From a Mini Convertible to a BMW 1 Series Convertible, James Ruppert gives the lowdown on the best bargain drop-tops

The used car-buying conundrum I was set the other day is more interesting than it first appeared: a four-year-old, four-seat, sporty convertible for £15k. It sounded like a tall order, not least the ‘four-seat open-top’ part. You usually have to compromise when it comes to carrying rear-seat passengers in a cabriolet, but the great news is that the car makers’ dash to fill every conceivable niche is starting to pay off in the used market.

The obvious choice is a BMW 1 Series Convertible. For £15k, you can get a fairly new (2013) example that’ll be fun to drive, and a 120d will also provide impressive fuel economy, with a claimed 60mpg combined. It’ll be a main agent example, too, so there shouldn’t be much to worry about.

See BMW 1 Series for sale on PistonHeads

Although there are plenty of 1 Series options, an Audi A3 2.0 TDI Cabriolet is equally good to have. A 2012 example with S line goodies and 50,000 miles is a fine option, or alternatively, a 1.6 TDI delivers even better economy and £30 VED. These soft-tops keep on getting better, although not much bigger.

Well, the BMW 3 Series Convertible is bigger than the 1 Series, and with a big 100,000-plus mileage you could be looking at a 320d M Sport. Or if those miles are scary, here’s a wild card: the Vauxhall Cascada 2.0 CDTi SE. It will be a 2014 example and barely run in with less than 7000 miles on the clock.

A Volkswagen Golf Cabriolet also makes sense — specifically a 2014 example with a 1.4 petrol engine and in TS trim. You wouldn’t go wrong with one of those. Again, the mileage will be relatively low and there seems to be a few in circulation at the moment.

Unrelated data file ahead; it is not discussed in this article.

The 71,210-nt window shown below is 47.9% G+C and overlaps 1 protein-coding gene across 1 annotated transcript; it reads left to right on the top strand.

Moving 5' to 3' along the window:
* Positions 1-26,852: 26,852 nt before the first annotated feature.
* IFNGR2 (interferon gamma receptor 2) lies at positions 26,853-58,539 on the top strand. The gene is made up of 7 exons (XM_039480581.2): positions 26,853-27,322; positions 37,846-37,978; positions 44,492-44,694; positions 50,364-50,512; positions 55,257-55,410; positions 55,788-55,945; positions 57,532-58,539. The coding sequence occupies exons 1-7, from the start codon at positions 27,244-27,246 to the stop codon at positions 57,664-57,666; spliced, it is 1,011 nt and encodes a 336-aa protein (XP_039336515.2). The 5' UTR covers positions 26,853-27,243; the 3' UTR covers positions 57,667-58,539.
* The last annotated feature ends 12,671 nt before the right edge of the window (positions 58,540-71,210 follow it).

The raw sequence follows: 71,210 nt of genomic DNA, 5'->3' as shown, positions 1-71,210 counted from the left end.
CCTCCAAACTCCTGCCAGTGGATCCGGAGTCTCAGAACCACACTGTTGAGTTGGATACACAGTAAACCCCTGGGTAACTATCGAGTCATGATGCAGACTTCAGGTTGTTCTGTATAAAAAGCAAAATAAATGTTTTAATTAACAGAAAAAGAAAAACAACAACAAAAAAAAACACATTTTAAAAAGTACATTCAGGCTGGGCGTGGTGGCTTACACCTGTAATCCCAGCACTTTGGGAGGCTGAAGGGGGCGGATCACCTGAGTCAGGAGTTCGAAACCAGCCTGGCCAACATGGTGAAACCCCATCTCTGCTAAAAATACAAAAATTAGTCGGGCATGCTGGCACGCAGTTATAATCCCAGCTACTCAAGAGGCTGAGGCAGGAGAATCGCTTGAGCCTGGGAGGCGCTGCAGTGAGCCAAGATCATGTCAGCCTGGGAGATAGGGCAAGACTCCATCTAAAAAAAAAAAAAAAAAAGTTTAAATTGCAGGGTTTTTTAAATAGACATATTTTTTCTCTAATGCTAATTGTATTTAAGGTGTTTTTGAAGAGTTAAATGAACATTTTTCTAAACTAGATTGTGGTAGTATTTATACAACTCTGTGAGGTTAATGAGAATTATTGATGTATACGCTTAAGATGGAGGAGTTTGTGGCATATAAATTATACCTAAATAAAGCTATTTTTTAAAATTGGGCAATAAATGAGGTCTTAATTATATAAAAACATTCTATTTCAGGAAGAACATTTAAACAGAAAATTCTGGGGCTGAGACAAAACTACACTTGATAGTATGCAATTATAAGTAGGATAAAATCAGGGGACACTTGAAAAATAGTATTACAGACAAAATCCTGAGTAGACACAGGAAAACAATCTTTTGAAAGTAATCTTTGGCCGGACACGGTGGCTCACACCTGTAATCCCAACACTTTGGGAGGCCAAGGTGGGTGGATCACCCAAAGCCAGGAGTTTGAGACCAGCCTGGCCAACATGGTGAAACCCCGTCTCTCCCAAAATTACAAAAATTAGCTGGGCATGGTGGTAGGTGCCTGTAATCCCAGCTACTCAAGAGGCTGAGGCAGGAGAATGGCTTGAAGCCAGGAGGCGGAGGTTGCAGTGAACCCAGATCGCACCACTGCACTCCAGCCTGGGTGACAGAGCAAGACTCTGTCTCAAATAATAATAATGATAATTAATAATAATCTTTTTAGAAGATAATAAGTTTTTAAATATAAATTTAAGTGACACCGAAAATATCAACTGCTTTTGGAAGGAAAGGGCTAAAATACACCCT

See Volkswagen Golf Cabriolet for sale on PistonHeads

However, I also enjoy the distraction of something that doesn’t seem to go with the status quo, such as a Lexus IS250 Convertible. I had completely forgotten they made those. Indeed, I’m not quite sure why they bother, but at least it would never break down. There aren’t many around at all, though.

Talking about rarities, we come to the utterly obsolete: a 2012 Saab 9-3 1.8 T Linear SE. This isn’t everyone’s favourite drop-top, but it has more style than so many. Some may think that £15k would be very strong money, but as far as I know no one is making them any more, so maybe that could be considered a bargain for a future classic.

And finally there is the Mini Convertible. You could get a 2014 Cooper D, which is around in enough numbers to make it a first choice for many, but is it really a four-seater? It'll be a squeeze. Does it fit our buyer’s convertible conundrum? Possibly.

Join the debate


5 June 2016
I don't like convertibles. I'm not a Ferrari fan but a Porsche fan. However the ONLY and I mean the ONLY convertible I would have is a California (Ferrari) in a dark blue exterior with cream leather interior. (Red is for the saps) I've only ever loved front engined Ferrari's.

7 June 2016
Why advocate diesel convertibles?

The two factors I hate about diesels are the noise and the stink, occupants will endure plenty of these when the top's open in town.

10 June 2016
Vauxhall Cascada! I'd forgotten about those! I wonder if its a success sales-wise?

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